And yes, Amy, Mark McGwire is indeed BIG MAC.

  3. Karen says:

    I thought FT SUMTER was a nice toehold. The clue/answer that made me laugh was BIDET/John’s neighbor.

  4. Matt says:

    Tough to get a foothold and slow work from there. Eventually got an anchor in the diagonal area, then had to work my way out of SHEAF/SCRAM and IDOLIZED/IDEALIZE confusions. At the end didn’t know from GM car features, so ENSTAR/ONSTAR was the last thing to get fixed.

  5. Howard B says:

    Yep, NW here too. I GO TO RIO was a complete, brain-twisting unknown (that also looks wrong in the grid even when correct), and crossing BIG MAC (I should have seen that one) and OGLALA was just vicious. A lot of trivia packed into that area. DO A JIG was sneaky as well. I started the puzzle with SIMIAN as a hopeful guess and worked out from there.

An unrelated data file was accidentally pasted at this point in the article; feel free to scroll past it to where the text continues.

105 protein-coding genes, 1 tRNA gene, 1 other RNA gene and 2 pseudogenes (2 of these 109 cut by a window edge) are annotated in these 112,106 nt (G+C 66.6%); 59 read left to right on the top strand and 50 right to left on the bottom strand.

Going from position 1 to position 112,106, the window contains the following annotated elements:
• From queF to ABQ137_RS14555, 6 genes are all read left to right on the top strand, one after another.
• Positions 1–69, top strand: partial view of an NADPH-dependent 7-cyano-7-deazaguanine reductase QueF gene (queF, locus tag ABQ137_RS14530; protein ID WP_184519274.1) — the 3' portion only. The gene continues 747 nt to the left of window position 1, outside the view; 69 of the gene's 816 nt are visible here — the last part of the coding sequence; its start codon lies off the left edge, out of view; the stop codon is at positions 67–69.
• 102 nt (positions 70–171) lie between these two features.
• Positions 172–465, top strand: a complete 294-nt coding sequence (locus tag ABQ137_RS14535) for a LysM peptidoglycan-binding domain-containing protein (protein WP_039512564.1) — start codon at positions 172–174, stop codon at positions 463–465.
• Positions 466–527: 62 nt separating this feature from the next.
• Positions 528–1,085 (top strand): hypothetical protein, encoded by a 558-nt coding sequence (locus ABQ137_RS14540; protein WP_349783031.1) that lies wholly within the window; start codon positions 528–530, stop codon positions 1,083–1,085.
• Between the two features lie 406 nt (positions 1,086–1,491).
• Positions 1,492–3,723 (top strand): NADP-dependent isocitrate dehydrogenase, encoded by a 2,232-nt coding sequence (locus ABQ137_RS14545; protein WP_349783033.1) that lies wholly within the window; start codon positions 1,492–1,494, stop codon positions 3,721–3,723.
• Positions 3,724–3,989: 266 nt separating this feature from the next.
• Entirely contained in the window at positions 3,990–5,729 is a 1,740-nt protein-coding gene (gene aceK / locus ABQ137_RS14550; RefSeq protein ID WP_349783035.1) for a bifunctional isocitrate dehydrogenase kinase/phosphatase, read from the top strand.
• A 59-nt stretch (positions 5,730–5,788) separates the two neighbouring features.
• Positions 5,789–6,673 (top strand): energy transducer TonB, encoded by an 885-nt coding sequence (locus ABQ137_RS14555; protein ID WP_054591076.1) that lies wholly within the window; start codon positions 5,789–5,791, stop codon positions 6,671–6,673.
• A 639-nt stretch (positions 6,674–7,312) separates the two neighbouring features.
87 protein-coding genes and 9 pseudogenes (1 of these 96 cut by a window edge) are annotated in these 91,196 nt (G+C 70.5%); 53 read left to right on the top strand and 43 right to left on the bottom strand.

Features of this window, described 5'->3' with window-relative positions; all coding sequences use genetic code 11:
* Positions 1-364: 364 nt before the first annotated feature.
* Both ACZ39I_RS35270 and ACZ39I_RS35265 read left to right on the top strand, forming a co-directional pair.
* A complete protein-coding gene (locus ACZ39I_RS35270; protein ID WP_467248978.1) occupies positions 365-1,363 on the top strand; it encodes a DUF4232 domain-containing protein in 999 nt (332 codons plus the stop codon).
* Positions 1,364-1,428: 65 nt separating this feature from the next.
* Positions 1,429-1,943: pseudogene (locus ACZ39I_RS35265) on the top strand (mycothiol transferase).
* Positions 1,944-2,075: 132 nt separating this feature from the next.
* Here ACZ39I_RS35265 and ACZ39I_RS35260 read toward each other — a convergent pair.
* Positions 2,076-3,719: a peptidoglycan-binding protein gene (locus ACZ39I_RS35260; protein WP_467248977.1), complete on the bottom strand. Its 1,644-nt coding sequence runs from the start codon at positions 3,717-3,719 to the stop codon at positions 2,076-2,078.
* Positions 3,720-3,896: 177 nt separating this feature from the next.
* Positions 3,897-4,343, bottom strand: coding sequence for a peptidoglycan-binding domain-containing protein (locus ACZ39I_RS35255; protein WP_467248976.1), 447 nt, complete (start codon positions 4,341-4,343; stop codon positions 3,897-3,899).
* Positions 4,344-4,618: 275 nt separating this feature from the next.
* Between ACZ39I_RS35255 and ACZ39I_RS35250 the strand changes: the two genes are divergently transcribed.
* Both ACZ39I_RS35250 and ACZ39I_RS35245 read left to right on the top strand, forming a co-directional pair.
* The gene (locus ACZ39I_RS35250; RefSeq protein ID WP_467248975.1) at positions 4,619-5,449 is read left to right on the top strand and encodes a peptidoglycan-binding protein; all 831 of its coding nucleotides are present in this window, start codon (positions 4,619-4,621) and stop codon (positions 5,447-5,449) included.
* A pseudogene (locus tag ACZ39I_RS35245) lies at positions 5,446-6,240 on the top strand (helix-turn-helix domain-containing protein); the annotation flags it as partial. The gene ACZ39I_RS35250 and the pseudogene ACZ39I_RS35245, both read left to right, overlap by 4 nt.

Some great cluing in there as well to further mess with our heads. And TOTO IV! That’s going to be a polarizing answer. Doesn’t that almost look like an obscure, forgotten pope?

  6. Bruce N. Morton says:

    I wondered how you (the Royal You) would handle the “contest” in yesterday’s puzzle, so I logged on this morning and looked at yesterday’s coverage. I am glad that the contest wasn’t spoiled. For one thing, this is a red letter, and banner day for me. *I am in the same group and category as Dan F.* The first and I’m sure only time. I’m afraid this sort of ‘metapuzzle’ doesn’t do much for me. I don’t have the foggiest idea what the contest is supposed to be or mean. An “appropriate phrase” or some such formulation???? If I could find letters to make a phrase like **** Palin, wold that be appropriate? (Sorry to anyone who is offended–I’m trying to be funny.)